Music by Andrea and Giovanni Gabrieli, Frescobaldi, Merula, Guami, Malvezzi, Soderini, Pasquini
René Saorgin (Organ by Graziadio Antegnati (1636, rest. 1958) Chiesa di San Carlo, Brescia)
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This selection of works by some of the most eminent 16th- and 17th-century Italian organist-composers of organ music takes in three of the most important instrumental forms of the period: the canzone, toccata and ricercare.
The canzone derived from the French vocal chanson and is characterised by its alternation of imitative and homophonic writing with a virtuoso style lighter and more agile than that of the contemporary ricercare. The latter form grew out of the vocal motet of the type established by Josquin and his successors, its central characteristic being the imitative treatment of a series of related themes.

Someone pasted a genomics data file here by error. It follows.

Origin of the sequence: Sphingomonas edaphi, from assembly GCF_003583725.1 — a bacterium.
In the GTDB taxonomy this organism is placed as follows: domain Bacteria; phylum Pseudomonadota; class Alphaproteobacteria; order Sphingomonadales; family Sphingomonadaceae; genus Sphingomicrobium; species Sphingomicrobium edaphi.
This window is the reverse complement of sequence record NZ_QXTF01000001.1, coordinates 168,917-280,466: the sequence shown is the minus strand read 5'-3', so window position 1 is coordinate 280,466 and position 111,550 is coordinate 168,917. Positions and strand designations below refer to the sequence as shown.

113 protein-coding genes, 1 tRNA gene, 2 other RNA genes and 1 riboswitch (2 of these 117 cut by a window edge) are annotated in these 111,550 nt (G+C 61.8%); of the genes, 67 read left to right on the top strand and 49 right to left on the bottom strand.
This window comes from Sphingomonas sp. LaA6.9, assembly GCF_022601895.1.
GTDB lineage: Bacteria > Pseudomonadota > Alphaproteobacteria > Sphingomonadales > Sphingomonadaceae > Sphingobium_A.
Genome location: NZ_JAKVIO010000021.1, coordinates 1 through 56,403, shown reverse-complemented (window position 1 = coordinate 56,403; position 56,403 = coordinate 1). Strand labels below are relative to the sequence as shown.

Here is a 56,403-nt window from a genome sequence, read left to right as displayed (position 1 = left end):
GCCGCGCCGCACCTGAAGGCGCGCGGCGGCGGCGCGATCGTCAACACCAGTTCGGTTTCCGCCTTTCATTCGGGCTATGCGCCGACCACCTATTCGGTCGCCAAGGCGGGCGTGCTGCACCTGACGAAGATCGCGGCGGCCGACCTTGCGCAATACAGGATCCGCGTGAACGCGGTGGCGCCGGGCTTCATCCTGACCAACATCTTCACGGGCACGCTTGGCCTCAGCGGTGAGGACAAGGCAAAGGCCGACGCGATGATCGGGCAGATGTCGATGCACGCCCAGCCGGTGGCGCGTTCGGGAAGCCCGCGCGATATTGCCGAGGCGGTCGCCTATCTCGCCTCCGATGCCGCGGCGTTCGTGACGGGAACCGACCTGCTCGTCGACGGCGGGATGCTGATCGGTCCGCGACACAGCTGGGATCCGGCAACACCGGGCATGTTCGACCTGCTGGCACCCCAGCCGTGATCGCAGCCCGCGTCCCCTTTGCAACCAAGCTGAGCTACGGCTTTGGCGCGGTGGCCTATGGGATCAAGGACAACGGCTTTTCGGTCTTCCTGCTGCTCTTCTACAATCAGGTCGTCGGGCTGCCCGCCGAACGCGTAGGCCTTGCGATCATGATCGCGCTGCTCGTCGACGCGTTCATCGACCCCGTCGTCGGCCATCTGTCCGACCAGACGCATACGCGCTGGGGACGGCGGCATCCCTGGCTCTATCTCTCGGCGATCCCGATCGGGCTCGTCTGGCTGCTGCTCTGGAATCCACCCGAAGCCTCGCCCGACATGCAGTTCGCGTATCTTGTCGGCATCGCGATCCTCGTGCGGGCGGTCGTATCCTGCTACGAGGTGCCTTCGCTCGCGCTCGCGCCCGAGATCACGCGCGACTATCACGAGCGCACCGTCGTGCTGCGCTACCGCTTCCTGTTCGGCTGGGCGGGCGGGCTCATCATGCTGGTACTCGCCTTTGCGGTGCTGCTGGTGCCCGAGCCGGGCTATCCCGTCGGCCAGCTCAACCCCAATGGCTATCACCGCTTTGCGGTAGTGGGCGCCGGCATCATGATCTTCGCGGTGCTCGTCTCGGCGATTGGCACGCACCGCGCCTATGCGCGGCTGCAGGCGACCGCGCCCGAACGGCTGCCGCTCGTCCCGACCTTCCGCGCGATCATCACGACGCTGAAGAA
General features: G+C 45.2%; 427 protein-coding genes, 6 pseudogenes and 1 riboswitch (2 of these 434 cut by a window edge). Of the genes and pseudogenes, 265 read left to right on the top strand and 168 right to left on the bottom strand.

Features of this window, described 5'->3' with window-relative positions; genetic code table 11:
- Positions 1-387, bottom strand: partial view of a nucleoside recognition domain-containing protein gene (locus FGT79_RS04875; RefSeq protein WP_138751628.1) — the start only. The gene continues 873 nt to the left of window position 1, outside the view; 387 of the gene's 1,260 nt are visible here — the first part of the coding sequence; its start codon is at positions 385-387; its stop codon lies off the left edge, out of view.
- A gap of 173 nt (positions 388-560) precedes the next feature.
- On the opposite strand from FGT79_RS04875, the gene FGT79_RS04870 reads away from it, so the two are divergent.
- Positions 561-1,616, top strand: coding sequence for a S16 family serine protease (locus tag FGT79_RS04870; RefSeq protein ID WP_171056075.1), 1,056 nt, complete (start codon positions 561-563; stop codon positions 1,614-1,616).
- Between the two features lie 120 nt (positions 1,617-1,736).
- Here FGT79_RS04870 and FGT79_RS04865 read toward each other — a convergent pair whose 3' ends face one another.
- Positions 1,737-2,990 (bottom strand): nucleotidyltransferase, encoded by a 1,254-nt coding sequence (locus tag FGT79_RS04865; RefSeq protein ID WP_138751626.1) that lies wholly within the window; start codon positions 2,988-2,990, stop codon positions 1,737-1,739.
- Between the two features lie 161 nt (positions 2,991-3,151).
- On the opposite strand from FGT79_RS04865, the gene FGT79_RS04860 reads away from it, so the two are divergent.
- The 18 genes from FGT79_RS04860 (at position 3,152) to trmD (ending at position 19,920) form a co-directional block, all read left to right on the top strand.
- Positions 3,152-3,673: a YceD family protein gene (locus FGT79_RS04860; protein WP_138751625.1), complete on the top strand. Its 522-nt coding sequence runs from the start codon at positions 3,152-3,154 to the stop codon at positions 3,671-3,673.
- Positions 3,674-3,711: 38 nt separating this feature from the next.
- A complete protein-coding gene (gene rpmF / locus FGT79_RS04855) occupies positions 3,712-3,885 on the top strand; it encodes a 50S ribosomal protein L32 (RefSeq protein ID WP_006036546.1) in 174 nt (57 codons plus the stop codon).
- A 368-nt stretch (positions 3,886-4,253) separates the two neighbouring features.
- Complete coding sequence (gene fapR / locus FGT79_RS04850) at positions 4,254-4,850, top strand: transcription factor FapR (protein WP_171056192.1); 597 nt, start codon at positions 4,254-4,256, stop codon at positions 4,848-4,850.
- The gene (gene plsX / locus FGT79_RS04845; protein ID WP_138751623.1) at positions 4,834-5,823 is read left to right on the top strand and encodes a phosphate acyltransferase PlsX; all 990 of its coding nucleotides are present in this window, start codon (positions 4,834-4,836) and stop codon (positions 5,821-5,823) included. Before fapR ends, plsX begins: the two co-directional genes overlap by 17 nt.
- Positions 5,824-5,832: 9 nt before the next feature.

The third of the forms, the toccata, is associated with freedom of touch, style and idiom; its frequently demanding virtuoso writing and use of tempo rubato make it similar in nature to an improvisation. Andrea Gabrieli’s toccatas alternate rapid passagework with chordal sections, while Claudio Merulo’s consist of a succession of contrasting fugal and freely composed episodes. Girolamo Frescobaldi transformed the toccata by placing greater emphasis on unfettered imaginative expression than on structural demands.
This album takes us all the way from the 16th-century Venice of Andrea Gabrieli, organist of St Mark’s, to Bernardo Pasquini (1637–1710), in whom we reach the far limits of Baroque organ music, the lighter, less condensed aspect of his style foretelling the ultimate decline of the Italian organ school.